See: http://progressiveprotectionism.com/wordpress/

Colin Hines will be speaking on Progressive Protectionism in Birmingham on April 22nd.

 

 

 

Will constructive journalism empower and engage people?

pos-news-headerIllustration by Spencer Wilson: the fact that some conflicts have ended has helped reduce world hunger

Lucy Purdy of Positive News writes: “It was a tough year by many measures but 2016 also saw some reasons for celebration. We look behind the headlines for signs of progress”:

  1. World hunger is at its lowest point for 25 years
  2. The Rio Olympics featured more female athletes than ever before
  3. The Paris Climate Change Agreement came into force
  4. For the 24th year in a row, teenage pregnancy rates declined in the UK and US
  5. Wild tiger numbers increased for the first time in 100 years
  6. The number of women dying from pregnancy and childbirth-related causes has almost halved since 1990
  7. Evidence suggests that major diseases, from colon cancer to heart disease, are now starting to wane in wealthy countries
  8. India turned on the world’s largest solar power plant – spanning 10 sq km – in the state of Tamil Nadu
  9. Public smoking bans appear to have improved health in 21 nations
  10. Black incarceration rates fell in the US
  11. Measles has been eradicated in the Americas – the first time the disease has been eliminated from an entire world region
  12. An HIV cure may be a step closer after a trial cleared the virus in a British man
  13. Italy became the last large Western country to recognise same-sex unions
  14. China installed 20 gigawatts of solar in the first half of 2016
  15. Volunteers in India planted 50m trees in 24 hours
  16. Life expectancy in Africa has increased by 9.4 years since 2000, it was announced this year
  17. The amount of money it would take to eliminate extreme poverty is now lower than the annual foreign aid spend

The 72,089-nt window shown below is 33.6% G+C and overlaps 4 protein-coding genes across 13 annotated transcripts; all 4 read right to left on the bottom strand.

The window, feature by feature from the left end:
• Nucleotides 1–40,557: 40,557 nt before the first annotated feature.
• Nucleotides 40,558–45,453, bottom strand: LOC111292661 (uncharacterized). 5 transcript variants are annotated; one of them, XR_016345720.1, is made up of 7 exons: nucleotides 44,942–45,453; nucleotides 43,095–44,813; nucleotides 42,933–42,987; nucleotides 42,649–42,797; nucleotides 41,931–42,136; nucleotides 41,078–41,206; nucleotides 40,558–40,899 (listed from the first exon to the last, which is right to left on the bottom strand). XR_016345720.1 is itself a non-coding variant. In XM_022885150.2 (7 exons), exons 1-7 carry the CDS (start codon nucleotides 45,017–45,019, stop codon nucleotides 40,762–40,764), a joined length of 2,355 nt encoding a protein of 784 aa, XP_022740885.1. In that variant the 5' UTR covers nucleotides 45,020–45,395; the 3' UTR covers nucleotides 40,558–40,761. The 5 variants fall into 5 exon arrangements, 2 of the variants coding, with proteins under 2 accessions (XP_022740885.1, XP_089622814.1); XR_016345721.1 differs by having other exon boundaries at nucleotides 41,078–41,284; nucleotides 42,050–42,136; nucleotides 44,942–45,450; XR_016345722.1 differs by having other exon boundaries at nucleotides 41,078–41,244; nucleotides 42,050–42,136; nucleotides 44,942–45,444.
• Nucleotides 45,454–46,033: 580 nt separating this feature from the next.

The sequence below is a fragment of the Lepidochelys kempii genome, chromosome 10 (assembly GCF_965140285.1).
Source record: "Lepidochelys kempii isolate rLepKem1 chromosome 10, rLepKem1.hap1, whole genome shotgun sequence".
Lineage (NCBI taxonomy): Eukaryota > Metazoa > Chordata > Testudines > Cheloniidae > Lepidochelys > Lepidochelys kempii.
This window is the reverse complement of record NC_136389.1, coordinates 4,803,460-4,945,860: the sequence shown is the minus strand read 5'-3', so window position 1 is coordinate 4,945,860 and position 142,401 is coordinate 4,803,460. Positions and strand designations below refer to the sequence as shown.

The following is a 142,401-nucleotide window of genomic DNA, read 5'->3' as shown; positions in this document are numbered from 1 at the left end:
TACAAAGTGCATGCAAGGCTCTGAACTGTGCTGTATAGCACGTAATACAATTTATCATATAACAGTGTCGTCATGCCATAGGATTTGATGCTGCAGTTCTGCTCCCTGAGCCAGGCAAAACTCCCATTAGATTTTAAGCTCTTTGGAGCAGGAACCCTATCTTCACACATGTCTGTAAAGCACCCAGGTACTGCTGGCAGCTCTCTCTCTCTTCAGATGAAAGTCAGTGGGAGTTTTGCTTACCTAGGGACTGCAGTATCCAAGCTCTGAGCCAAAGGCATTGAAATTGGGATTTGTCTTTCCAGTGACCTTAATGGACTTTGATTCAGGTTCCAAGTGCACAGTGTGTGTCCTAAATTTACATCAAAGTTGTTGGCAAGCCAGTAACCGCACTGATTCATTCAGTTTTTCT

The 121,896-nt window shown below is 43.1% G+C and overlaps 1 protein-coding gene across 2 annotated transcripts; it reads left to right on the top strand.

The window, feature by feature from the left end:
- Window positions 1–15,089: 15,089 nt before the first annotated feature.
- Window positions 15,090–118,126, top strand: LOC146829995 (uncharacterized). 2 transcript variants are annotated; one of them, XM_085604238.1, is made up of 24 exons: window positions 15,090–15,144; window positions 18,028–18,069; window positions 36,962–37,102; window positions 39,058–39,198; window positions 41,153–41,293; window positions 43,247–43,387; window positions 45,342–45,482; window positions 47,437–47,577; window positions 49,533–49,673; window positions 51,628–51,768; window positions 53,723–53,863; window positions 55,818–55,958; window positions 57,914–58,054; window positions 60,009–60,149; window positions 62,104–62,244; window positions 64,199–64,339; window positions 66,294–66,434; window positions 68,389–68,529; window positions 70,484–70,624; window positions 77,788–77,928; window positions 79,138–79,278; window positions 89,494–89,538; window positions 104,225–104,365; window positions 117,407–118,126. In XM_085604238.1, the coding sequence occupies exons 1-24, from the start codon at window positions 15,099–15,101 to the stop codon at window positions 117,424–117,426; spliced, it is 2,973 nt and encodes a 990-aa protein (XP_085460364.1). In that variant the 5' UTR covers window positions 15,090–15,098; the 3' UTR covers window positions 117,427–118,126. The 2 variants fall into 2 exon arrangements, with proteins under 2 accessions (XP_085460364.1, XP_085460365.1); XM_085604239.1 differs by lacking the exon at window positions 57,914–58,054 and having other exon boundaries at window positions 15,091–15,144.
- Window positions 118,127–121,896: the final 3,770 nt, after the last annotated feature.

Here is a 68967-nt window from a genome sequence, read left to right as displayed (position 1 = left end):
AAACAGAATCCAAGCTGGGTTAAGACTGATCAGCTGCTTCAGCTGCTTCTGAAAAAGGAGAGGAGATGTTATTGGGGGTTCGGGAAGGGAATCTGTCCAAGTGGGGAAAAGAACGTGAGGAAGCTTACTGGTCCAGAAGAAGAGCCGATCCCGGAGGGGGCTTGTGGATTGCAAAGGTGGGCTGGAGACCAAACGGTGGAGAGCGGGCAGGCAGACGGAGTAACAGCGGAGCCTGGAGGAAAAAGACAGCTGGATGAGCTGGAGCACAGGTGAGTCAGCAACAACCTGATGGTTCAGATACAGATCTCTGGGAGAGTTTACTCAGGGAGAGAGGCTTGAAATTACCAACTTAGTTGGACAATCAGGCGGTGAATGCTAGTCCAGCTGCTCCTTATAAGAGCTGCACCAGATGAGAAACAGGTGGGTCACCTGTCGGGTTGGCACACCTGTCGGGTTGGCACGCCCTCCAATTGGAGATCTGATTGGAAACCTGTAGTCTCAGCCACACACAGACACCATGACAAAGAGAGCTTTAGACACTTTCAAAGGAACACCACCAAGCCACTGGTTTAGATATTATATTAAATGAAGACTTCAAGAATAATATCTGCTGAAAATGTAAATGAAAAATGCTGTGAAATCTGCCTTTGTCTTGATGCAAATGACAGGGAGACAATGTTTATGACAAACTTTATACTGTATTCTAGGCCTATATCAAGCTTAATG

18. Giant pandas are no longer endangered
  19. The number of deaths from malaria is at a global record low
  20. The World Bank says we are now one generation away from achieving universal literacy

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Researcher Jodie Jackson explains that by studying the impact of Positive News upon its readers, she found that constructive journalism can empower people and engage them more in society

The news tells us a story about the world in which we live. But we all know that it is not the whole picture. We are only ever presented with a small fraction of our world, but it is so enlarged it can appear to be the whole picture – and herein lies the problem. The stories that are amplified are the ones that are most extreme, most conflict-driven and most unusual, fitting our modern news mantra of “if it bleeds it leads”.

“The news is not, in fact, a reflection of everything that goes on in the world, it is a reflection of everything that goes wrong in the world”, wrote US academic John Sommerville in 1999.

Even though we may know it to be the case, we are not fully conscious of this distortion of reality the news creates. Instead, our minds are working away to respond to the information around us in ways that keep us safe and protected.

As my research points out, the psychological consequence of the skewed truth created by the negativity bias in the news can lead to a misperception of risk, in which people think that world is more dangerous than it is.

Continuously confronting an unresolved threat can lead to anxiety and a feeling of helplessness. It makes us more likely to become a passive observer of the world rather than a participant in it, leading to lower mood levels, contempt and hostility towards others, desensitisation to the issues being presented and potentially total disengagement . . .

Now, more than ever, is a good time to put the brakes on unbalanced, inflamed news narratives.

positive-news                                                 Another sign of progress.

It appears we may have found a way to do this, which could not only halt the current media trajectory but launch a new one altogether. It is known as constructive journalism and solutions-focused news. . .

My research has found that people who read Positive News magazine were lifted by reading about possibility and progress. Secondly, they showed reduced levels of anxiety and helplessness, and thirdly they also showed increased levels of hope, optimism and self-efficacy – the belief that their actions were capable of making a difference.

Media has a powerful influence on our world. We believe excessive negativity in the press is destructive for society, so instead we are working to create a more constructive and compassionate media.

 

Read the whole article here: https://www.positive.news/2017/society/24721/solution-focused-news-can-empower-people/?mc_cid=c294f1d511&mc_eid=99a7ecd039